Soft plastic recycling at Aldi UK

Soft plastic recycling: Aldi rolls out in-store plastic collection across UK

Supermarket chain Aldi is set to introduce soft plastic recycling bins to collect ‘difficult-to-recycle’ plastics in almost all its UK stores.

The move follows a successful trial in several stores last year, and aims to help customers recycle tonnes of what it describes as “problem materials” that would otherwise end up in landfill or incineration sites.

Shoppers at Aldi can now bring back all types of clean, soft plastic packaging – including crisp packets, salad bags, bread bags and carrier bags – regardless of where the items were bought.

The supermarket expects to collect up to 1,000 tonnes of plastic a year once the bins are fully installed in more than 800 stores nationwide – a target it promised to have reached by the end of 2022.

[editor’s note – Green Retail World has requested information from Aldi about the recycling process and its partners]

Many retailers, including Co-op, Tesco, and Sainsbury’s, have started collecting soft plastics in their stores over the last few years as most local authorities do not currently pick up the material at curbside. Marks & Spencer (M&S) has been collecting plastic film, bags and food wrap since 2019 and processing it in its distribution centres, recycling it into shop fittings and – in some cases – materials used in children’s playgrounds.

Green Retail World has covered news of these soft plastic recycling schemes in detail – check out the video our editor produced on M&S’s work in this space.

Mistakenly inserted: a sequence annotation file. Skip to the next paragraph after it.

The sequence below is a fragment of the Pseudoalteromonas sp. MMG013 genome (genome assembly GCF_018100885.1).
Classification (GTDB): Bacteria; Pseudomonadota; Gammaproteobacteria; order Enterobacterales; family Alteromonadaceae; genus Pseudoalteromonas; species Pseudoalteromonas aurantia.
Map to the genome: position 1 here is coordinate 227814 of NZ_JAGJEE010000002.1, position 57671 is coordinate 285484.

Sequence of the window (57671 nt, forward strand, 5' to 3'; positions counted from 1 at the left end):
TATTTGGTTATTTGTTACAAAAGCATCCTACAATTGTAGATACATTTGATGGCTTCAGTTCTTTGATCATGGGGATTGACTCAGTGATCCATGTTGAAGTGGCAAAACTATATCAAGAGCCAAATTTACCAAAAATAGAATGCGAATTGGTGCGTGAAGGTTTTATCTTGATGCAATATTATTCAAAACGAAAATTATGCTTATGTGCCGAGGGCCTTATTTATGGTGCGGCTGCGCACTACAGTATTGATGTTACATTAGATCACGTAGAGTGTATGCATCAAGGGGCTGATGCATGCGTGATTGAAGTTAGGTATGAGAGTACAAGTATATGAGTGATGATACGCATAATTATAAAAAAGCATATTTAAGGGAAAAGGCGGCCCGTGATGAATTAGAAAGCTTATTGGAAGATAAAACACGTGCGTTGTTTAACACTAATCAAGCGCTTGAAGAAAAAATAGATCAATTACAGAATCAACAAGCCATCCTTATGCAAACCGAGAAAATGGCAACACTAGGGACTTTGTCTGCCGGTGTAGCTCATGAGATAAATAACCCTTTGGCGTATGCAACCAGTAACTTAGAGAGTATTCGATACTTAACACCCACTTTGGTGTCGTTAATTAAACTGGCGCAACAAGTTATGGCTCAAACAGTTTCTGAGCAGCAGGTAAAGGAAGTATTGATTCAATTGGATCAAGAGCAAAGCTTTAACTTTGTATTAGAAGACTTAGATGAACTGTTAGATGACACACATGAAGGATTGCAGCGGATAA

Richard Gorman, plastics & packaging director at Aldi UK, commented: “We are always striving to reduce plastic waste wherever possible, and we know how important this is to our customers.

“This rollout is a step in the right direction and provides our shoppers with an easy option to recycle their problematic soft plastic packaging in the UK.”

Helen Bird, head of business collaboration at waste prevention organisation Wrap, said: “A fifth of the plastic packaging that we’re all left with at home is plastic bags and wrapping.

“There are opportunities to reduce this, but where plastic is used, packaging design needs to be simplified and recycling systems are needed. In future years, this packaging will be collected directly from people’s homes and places of work, but solutions are urgently needed today to tackle the growing mountain of waste.”

She added: “Many citizens have shown that they are willing to take plastic bags and wrapping to their local food stores for recycling, and this move by Aldi means that more people across the UK will be able to do just that.”

Aldi announced today that its profit fell in 2021, citing investment in prices, people and pandemic-related expenses.

Pre-tax profit of £264.8 million in 2020 dropped to £35.7 million last year, but the retailer is confident in its proposition as the cost of living crisis continues to intensify in the UK. The grocer said it attracted 1.5 million extra customers to its stores in the past 12 weeks as squeezed shoppers abandoned traditional supermarkets in search of lower prices.

Aldi recently became the fourth largest grocer in the UK, in terms of market share as monitored by grocery research group Kantar. By usurping Morrisons, it has broken the long-running UK grocery market dominance of the so-called ‘Big Four’ Tesco, Sainsbury’s, Asda and Morrisons.

[Image credit: Aldi UK]

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